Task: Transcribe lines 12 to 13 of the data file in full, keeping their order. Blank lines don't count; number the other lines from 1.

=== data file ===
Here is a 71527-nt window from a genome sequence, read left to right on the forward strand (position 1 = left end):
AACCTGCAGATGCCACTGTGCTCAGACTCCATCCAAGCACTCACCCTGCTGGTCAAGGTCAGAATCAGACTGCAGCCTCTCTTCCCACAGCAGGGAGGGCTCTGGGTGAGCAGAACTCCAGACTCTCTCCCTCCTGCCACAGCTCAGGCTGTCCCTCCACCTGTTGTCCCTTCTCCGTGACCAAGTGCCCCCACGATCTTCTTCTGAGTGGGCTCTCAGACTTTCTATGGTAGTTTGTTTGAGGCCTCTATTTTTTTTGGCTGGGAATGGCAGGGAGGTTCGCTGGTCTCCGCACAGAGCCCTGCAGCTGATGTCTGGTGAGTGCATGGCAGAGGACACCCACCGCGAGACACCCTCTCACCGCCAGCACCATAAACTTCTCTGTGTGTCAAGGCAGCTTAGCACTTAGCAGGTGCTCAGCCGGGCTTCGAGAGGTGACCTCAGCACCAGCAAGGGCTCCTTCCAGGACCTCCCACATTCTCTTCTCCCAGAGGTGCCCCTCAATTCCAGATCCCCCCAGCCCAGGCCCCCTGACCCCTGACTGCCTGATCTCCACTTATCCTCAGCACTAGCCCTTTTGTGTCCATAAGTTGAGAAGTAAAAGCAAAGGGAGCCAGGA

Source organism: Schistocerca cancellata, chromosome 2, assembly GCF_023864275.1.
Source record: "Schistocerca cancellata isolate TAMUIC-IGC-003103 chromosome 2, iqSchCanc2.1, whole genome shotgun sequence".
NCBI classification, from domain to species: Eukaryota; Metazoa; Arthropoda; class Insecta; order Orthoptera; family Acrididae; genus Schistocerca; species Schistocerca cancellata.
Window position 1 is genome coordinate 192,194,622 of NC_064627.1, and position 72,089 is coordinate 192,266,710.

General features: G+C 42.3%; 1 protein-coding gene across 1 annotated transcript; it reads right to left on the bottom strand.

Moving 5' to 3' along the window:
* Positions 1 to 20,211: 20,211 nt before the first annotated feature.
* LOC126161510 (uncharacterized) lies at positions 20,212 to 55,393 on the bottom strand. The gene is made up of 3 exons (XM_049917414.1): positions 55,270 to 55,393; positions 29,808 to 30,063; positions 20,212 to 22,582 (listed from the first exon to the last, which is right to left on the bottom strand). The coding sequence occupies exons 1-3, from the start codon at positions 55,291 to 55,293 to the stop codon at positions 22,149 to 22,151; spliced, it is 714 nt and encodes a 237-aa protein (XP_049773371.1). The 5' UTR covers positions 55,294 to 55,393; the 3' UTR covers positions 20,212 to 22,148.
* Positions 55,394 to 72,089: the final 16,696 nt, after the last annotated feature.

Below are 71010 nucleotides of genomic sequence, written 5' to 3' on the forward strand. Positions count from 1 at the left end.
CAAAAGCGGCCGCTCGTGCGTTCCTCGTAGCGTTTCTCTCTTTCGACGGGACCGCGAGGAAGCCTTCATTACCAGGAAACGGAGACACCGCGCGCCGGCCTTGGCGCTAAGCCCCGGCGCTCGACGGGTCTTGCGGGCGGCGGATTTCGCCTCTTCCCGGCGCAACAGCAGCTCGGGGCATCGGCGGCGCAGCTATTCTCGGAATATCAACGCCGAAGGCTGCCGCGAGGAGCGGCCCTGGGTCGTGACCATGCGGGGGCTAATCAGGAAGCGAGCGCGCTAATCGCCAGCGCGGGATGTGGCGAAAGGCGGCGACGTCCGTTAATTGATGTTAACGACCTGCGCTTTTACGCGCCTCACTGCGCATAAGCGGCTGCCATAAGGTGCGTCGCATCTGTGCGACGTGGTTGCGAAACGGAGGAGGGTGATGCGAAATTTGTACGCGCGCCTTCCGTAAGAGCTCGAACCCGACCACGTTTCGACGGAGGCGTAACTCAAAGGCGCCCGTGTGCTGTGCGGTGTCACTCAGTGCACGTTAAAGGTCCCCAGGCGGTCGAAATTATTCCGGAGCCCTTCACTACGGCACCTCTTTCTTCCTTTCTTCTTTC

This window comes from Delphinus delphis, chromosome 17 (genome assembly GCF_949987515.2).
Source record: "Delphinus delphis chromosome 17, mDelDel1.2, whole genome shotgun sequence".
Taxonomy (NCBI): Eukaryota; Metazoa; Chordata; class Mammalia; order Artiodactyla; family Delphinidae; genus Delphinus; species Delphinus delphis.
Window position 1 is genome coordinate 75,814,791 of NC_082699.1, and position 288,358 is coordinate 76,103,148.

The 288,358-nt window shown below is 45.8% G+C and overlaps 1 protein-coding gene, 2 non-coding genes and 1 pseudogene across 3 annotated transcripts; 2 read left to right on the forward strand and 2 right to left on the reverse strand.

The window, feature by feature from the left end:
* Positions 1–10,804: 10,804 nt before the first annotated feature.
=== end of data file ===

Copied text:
Below are 71010 nucleotides of genomic sequence, written 5' to 3' on the forward strand. Positions count from 1 at the left end.
CAAAAGCGGCCGCTCGTGCGTTCCTCGTAGCGTTTCTCTCTTTCGACGGGACCGCGAGGAAGCCTTCATTACCAGGAAACGGAGACACCGCGCGCCGGCCTTGGCGCTAAGCCCCGGCGCTCGACGGGTCTTGCGGGCGGCGGATTTCGCCTCTTCCCGGCGCAACAGCAGCTCGGGGCATCGGCGGCGCAGCTATTCTCGGAATATCAACGCCGAAGGCTGCCGCGAGGAGCGGCCCTGGGTCGTGACCATGCGGGGGCTAATCAGGAAGCGAGCGCGCTAATCGCCAGCGCGGGATGTGGCGAAAGGCGGCGACGTCCGTTAATTGATGTTAACGACCTGCGCTTTTACGCGCCTCACTGCGCATAAGCGGCTGCCATAAGGTGCGTCGCATCTGTGCGACGTGGTTGCGAAACGGAGGAGGGTGATGCGAAATTTGTACGCGCGCCTTCCGTAAGAGCTCGAACCCGACCACGTTTCGACGGAGGCGTAACTCAAAGGCGCCCGTGTGCTGTGCGGTGTCACTCAGTGCACGTTAAAGGTCCCCAGGCGGTCGAAATTATTCCGGAGCCCTTCACTACGGCACCTCTTTCTTCCTTTCTTCTTTC